Aperture – The aperture of a telescope is the diameter of the primary lens (the lens that gathers the light). It dictates the light gathering ability of your telescope. The more light you gather the more detail you can see and the fainter an object you can find. Aperture is the most important factor in determining the objects you will be able to see and the amount of detail you will be able to discern. The largest aperture you can afford is almost always better! Bigger IS better. However, there are limits to this, the scope that you use the most is the best scope to own. So if you try to go out and buy a huge scope you can’t move and never touch, it’s really not worth it… For some reason the typical units of measurement in aperture change from millimeters to inches. Typical aperture sizes are 4”, 6”, 8”, 10”, and so on.

To put the light gathering ability of a typical scope into perspective, I’ll use another example and equation. The typical human pupil dilates to 7 mm in complete darkness so this is the size telescope manufactures use when putting these specs on a product. The area of the round pupil is the area that light can enter and determines how much light the pupil can transmit to the brain. To calculate the area of the pupil in millimeters we first need to know the radius which is 7mm / 2 = 3.5mm. The area of a circle is pi*r^2 so the area of a dilated pupil is 3.14159 * 3.5^2 = 38.48mm^2.

The aperture of our Nexstar 8SE is 8” which is 203.2 mm. 203.2 / 2 =  101.6mm. Then the area is 3.14159 * 101.6^2 = 32,429.28mm. To calculate how much more light the telescope gathers than our own pupil we simply divide 32,429.28 / 38.48 = 842.76. So our 8” telescope lets us gather 843 times more light and/or more detail than the naked eye. This is very important for seeing deep sky objects or the dust bands on Jupiter.

There’s one other piece of food for thought here. If you are considering various apertures of scopes, you need to understand the math. An 8” scope is not just twice the size of a 4” scope giving twice the light gather capability. It’s actually 4 times the aperture providing 4x the light gathering ability of a 4” telescope. Definitely something to understand when choosing a telescope.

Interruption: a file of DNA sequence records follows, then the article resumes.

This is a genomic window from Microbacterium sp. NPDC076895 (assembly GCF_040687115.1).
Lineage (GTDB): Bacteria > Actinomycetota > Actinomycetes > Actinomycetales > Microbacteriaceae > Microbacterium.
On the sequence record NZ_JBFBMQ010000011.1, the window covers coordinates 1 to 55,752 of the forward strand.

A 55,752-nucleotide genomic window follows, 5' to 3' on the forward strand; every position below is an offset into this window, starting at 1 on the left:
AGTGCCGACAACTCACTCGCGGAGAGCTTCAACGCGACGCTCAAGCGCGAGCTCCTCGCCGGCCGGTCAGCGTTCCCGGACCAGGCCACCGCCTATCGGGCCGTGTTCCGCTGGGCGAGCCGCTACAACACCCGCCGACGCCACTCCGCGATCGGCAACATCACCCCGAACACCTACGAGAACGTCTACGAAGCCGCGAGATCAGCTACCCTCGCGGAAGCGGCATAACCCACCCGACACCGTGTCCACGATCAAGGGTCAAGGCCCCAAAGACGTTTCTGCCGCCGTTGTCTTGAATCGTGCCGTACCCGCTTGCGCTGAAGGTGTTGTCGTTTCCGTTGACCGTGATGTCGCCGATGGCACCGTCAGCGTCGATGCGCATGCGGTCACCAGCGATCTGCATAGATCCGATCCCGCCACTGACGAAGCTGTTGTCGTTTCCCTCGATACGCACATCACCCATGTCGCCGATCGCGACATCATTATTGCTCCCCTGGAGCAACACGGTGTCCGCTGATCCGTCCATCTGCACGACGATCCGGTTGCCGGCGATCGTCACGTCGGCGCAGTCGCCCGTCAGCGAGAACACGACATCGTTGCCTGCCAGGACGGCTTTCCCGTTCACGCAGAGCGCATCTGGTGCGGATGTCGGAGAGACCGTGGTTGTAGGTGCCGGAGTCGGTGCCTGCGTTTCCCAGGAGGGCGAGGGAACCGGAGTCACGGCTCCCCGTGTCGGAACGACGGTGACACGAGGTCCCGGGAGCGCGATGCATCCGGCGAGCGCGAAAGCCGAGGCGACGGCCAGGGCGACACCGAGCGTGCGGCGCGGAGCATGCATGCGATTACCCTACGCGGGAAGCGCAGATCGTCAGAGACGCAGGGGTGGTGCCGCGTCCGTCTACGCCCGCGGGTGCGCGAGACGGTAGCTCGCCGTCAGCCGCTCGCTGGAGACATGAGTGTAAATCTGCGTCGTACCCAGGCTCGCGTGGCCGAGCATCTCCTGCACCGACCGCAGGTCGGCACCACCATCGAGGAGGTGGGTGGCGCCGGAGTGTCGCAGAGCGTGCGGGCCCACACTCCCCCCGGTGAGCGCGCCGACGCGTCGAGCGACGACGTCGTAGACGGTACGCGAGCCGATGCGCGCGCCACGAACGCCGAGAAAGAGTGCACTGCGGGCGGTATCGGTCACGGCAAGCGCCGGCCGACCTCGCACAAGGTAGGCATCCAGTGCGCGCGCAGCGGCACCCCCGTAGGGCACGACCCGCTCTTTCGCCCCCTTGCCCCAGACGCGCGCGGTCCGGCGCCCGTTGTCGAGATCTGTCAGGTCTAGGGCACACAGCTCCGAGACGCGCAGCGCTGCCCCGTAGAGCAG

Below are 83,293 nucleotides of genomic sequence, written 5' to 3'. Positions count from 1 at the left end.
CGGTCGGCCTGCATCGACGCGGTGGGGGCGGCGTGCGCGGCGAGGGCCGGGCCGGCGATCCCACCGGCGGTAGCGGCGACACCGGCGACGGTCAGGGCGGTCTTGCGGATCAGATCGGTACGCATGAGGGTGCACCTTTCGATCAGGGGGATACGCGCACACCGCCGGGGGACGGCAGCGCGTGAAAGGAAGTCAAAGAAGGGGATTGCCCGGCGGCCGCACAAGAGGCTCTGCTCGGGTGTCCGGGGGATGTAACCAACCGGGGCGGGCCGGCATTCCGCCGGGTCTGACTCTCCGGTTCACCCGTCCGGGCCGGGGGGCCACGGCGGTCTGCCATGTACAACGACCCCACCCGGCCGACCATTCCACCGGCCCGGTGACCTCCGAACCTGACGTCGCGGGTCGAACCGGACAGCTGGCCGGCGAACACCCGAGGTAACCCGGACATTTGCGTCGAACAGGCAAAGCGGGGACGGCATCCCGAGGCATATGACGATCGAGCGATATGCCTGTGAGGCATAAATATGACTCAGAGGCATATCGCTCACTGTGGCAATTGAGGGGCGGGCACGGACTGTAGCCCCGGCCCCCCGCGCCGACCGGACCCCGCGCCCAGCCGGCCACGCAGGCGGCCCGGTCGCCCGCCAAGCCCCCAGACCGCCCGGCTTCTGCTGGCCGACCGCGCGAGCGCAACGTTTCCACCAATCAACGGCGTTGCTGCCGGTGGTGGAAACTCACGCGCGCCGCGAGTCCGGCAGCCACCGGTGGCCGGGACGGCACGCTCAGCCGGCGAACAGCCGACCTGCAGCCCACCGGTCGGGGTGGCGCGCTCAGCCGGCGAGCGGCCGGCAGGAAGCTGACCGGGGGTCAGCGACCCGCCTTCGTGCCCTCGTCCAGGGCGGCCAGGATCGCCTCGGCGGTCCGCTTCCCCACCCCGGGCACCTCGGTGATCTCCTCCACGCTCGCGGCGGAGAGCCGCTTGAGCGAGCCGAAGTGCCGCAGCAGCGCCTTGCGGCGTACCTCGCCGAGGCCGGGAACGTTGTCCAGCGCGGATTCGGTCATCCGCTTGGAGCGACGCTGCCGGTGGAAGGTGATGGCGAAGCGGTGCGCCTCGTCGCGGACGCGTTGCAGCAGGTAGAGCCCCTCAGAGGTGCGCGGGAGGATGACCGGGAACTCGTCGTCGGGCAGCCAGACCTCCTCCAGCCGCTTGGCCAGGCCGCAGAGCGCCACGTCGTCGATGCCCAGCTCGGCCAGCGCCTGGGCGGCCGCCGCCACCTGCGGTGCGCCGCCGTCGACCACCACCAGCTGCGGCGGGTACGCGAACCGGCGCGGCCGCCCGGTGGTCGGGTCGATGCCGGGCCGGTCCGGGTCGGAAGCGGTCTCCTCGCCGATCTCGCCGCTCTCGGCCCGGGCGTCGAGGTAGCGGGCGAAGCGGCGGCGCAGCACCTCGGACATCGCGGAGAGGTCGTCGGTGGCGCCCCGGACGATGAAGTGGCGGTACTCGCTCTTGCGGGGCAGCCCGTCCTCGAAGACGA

Eyepieces – An eyepiece is the optic that further focuses the light that has been collected, reflected, and focused by the primary mirror. The eyepiece focal length determines the actual magnification that the entire telescope assembly provides. In order to find the total magnification provided by your scope, you want to divide the scope’s focal length by the eyepiece focal length. In our 8SE example the scope has a 2000 mm focal length and the eyepiece has a 20 mm focal length which produces a total magnification of 100x (2000mm / 20mm = 100).

A word on magnification, more magnification is not better. This is a common beginner’s misconception. After experience it becomes quickly apparent that wider angle views and less magnification, provide more crisp, detailed, and perhaps even more colorful views.

The second bit of information provided by eyepiece manufacturers is the eyepiece field stop and apparent field of view. The field stop is the metal ring inside the eyepiece barrel that limits the field size. Using this information you can calculate the true field you will be able to see in the sky in degrees. To do so you want to divide the eyepiece field stop diameter by the telescopes focal length and multiply that by 57.3. Sometimes the field stop diameter is not provided with an eyepiece or is hard to find. In that case there is another way to calculate the true field of view seen through an eyepiece. Most eyepieces have an apparent field of view specified in degrees. For instance a Televue 20mm Plossl has an apparent field of view of 50 degrees. In order to calculate the true field of view, divide the apparent field of view by total magnification.